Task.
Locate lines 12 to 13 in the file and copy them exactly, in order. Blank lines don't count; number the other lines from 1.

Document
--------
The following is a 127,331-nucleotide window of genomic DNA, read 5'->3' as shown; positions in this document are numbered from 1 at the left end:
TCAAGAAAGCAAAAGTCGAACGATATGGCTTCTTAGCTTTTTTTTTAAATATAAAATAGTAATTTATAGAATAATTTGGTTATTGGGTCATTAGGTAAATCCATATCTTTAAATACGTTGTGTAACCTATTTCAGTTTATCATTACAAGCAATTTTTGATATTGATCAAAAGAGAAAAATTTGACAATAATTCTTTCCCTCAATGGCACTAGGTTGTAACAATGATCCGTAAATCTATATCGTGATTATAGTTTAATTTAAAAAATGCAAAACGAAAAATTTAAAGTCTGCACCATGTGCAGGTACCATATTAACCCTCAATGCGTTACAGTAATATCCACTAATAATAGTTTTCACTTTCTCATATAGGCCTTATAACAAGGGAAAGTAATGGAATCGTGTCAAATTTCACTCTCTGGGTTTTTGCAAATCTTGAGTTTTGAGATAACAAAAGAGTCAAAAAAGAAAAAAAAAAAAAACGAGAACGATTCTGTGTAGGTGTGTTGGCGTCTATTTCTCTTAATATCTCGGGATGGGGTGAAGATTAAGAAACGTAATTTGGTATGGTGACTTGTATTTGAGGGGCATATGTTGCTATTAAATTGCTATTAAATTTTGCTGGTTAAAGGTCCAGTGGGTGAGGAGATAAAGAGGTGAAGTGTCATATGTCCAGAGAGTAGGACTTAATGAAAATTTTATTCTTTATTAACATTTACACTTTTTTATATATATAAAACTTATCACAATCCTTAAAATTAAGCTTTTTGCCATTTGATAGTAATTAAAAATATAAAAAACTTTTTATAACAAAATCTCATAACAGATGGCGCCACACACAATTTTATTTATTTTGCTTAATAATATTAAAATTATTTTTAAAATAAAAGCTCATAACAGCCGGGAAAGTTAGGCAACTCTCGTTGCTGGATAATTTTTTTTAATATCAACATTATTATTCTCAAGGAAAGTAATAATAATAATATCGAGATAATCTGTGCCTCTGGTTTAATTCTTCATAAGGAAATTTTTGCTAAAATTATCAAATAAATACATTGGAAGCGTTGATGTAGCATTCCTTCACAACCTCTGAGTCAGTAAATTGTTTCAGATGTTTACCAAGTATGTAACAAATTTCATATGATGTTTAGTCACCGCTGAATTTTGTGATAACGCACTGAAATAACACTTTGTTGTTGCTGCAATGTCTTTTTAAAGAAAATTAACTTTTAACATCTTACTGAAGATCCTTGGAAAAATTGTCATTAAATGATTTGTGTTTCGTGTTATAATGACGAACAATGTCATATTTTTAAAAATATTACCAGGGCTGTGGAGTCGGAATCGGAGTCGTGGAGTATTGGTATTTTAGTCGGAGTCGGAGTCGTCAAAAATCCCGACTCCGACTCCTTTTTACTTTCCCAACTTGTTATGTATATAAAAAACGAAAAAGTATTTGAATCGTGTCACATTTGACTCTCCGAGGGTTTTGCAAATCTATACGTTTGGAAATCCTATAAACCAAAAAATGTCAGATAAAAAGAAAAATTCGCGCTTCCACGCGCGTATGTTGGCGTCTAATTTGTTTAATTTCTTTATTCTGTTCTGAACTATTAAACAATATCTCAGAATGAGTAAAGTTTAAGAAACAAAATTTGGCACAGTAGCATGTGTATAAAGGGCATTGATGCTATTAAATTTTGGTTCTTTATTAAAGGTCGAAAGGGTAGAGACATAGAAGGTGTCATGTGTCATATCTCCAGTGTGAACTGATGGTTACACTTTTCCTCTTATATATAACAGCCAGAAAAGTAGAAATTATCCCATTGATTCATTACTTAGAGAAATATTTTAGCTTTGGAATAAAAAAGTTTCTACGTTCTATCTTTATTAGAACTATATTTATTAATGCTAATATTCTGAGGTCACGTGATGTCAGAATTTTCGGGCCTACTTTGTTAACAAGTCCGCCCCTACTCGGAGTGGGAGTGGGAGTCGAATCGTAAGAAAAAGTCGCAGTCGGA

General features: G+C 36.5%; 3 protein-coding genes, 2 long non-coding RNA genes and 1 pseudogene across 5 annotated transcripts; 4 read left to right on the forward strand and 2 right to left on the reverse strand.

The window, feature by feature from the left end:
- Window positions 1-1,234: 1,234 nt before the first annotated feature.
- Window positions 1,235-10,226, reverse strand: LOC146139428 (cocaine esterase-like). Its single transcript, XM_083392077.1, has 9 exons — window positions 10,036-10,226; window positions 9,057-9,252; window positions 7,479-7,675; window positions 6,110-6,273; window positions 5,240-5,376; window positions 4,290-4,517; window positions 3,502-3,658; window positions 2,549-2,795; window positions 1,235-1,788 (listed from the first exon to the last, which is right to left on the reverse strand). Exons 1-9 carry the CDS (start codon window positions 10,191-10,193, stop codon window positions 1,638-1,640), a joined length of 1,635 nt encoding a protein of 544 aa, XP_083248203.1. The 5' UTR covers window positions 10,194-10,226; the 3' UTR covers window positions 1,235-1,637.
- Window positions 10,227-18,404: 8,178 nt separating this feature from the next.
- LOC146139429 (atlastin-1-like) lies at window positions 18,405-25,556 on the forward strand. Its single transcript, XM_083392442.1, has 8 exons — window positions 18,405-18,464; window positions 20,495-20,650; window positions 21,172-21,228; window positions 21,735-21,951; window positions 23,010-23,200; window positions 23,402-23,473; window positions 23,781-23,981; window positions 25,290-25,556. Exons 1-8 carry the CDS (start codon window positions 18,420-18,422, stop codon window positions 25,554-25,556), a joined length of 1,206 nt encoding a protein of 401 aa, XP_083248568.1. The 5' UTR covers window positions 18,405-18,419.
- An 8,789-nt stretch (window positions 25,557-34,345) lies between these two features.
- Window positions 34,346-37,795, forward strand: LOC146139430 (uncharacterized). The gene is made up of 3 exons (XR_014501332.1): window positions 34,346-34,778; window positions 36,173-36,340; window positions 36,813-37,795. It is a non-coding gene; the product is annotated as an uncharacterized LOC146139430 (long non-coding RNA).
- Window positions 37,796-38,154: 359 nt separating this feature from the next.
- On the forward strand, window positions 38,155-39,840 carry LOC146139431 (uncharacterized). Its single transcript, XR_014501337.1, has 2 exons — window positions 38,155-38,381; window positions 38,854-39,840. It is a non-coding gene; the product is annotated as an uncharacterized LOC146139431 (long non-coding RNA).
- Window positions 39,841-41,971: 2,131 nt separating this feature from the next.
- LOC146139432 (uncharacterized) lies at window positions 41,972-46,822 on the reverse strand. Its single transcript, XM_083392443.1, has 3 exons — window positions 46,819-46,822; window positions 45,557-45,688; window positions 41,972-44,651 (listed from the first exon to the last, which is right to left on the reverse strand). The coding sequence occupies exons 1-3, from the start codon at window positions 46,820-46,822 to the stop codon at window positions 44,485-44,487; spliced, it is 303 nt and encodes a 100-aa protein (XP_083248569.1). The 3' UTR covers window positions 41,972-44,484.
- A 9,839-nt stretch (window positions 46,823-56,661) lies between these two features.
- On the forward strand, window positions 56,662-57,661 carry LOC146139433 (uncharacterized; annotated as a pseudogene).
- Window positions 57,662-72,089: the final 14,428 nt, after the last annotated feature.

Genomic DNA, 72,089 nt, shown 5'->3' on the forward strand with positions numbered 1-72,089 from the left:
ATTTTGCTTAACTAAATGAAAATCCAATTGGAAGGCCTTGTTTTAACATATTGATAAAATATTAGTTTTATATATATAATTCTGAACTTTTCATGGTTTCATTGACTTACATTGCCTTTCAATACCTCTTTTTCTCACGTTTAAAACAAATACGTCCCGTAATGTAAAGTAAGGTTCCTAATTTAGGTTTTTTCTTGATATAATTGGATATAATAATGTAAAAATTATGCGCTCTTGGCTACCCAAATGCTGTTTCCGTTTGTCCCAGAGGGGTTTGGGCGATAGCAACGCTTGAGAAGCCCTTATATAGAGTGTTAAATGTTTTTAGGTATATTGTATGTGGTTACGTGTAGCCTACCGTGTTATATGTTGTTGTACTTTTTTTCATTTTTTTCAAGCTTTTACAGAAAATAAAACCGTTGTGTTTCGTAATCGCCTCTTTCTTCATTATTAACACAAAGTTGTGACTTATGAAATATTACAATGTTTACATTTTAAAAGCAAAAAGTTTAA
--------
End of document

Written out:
- On the forward strand, window positions 38,155-39,840 carry LOC146139431 (uncharacterized). Its single transcript, XR_014501337.1, has 2 exons — window positions 38,155-38,381; window positions 38,854-39,840. It is a non-coding gene; the product is annotated as an uncharacterized LOC146139431 (long non-coding RNA).
- Window positions 39,841-41,971: 2,131 nt separating this feature from the next.